It is never easy to read about a war, and the victims of it, still in it. Reading the story in the strong voice of a young girl was harder to me, but it will reach other children in its honesty, but without too much detail. of the horrors that people are living through still today. Young Amira Bright loses nearly everything, her father, her home, her beloved sheep. And then she must live in the squalid conditions of a refugee camp. Poorly fed and housed, somehow there is sparkle in the tiniest of things: an orange Fanta, such a taste; the letter A, learning in secret; a tiny hedgehog moving through the camp. One of the sweetest lines is early in the book, when Amira's sister is born, and is crippled. Her father says: "This baby will keep us all strong. That is the way of a child who comes with so much specialness. We will stretch to meet her." One thread, also from the father, is a game that he teaches Amira. They play "What else is possible?" The only rule is that the answer to this can only be good. I hope you can see that this "mindset" is a beautiful example of a growth mindset. It helps Amira keep going. It's a rich story, sad to imagine, good for older children to read about the harsh realities happening today in war, not just in the past.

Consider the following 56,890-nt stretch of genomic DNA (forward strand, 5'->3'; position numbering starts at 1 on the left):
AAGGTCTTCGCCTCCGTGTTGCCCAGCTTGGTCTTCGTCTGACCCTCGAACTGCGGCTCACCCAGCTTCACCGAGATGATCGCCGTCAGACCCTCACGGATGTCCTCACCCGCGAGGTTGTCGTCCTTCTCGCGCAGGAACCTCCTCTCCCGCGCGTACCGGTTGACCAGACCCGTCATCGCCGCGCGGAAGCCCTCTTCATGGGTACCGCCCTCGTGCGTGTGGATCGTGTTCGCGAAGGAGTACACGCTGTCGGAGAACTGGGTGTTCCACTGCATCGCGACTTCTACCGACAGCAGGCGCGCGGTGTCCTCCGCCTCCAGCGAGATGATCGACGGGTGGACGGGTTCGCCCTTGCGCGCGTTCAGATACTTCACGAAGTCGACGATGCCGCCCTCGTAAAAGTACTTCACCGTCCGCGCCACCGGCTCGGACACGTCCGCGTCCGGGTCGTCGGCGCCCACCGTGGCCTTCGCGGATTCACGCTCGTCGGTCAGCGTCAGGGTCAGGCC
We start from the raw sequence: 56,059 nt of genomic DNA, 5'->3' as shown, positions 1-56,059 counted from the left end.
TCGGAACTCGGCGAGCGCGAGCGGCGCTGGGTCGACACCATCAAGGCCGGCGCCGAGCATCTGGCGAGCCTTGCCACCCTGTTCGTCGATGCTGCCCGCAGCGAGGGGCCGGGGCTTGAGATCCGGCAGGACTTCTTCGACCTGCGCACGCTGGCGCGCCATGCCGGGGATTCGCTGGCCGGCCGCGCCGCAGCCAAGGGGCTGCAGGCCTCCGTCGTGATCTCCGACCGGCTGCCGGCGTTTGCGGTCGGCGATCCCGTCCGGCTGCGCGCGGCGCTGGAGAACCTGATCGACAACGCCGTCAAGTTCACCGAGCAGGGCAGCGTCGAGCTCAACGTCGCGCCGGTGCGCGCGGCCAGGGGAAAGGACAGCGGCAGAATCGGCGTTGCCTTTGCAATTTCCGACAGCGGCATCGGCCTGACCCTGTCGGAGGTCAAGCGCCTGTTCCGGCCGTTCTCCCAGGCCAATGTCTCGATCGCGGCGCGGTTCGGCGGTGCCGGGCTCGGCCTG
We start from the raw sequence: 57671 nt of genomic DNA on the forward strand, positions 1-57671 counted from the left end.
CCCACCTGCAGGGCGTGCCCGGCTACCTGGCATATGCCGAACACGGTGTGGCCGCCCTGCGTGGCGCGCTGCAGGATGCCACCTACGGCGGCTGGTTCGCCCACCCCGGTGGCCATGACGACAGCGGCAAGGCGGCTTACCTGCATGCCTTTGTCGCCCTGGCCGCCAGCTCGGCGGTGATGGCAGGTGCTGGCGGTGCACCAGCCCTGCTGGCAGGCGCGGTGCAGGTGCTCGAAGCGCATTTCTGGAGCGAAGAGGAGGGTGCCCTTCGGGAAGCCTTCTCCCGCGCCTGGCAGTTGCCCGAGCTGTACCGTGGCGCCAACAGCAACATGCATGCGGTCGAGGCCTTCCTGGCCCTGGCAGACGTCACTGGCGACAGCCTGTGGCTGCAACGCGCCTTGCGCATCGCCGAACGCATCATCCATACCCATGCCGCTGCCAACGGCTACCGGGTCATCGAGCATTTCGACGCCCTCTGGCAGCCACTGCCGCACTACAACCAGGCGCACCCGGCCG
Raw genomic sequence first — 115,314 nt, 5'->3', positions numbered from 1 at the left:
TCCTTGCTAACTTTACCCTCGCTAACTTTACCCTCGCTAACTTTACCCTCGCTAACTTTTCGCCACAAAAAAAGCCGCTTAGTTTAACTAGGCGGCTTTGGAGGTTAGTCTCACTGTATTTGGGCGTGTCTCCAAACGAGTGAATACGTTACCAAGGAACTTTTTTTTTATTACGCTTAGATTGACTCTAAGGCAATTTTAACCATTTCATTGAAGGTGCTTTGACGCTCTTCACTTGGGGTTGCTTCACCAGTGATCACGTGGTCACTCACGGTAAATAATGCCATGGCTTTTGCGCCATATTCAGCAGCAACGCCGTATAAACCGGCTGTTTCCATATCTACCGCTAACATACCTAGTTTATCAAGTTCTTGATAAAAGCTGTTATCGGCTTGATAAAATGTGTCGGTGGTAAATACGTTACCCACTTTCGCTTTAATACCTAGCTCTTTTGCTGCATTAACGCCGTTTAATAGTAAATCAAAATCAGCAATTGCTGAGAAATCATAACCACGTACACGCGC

All The Light We Cannot See - Anthony Doerr (adult)
It's been a long time since I read nearly all one day. I guess one reason is that I'm on vacation. And the second one is that All The Light We Cannot See by Anthony Doerr is a wonder of a book. It also won the Pulitzer Prize and was a finalist for the National Book Award. First of all, I loved the adult complexity of the book, the way that Doerr wove his story back and forth among characters and back and forth in time. The story is set before, during and after World War II, includes several interesting characters, but the main ones are Werner, a gifted young orphan who is German, and who gets the chance to go to a special school for preparing boys for war (unheard of for his background) and a young girl, blind, living with her father who works at the Natural History Museum in Paris. The characters, the details in their lives, and the events surrounding them built with such tension, continually parallel and intertwine. I sometimes had to stop and wonder what I would do in such a time, or I would stop to re-read a passage to be sure I hadn't missed anything or to appreciate the beautiful language. The parts included that touch on light in hundreds of ways are magical. Here are a few examples of sentences I marked. Concerning peaches after an arduous escape from Paris: "Seconds later, she's eating wedges of wet sunlight." When a soldier enters a room of children in an orphanage: "His handgun is black; it seems to draw all the light in the room toward it." Upon a first experience at the ocean: "At least, out on the beaches, her privation and fear are rinsed away by wind and color and light." When one of the main characters is asking questions of life: "Why bother to make music when the silence and wind are so much larger? Why light lamps when the darkness will inevitably snuff them?" I marked many more. This may not be the book for you, but it certainly pleased me.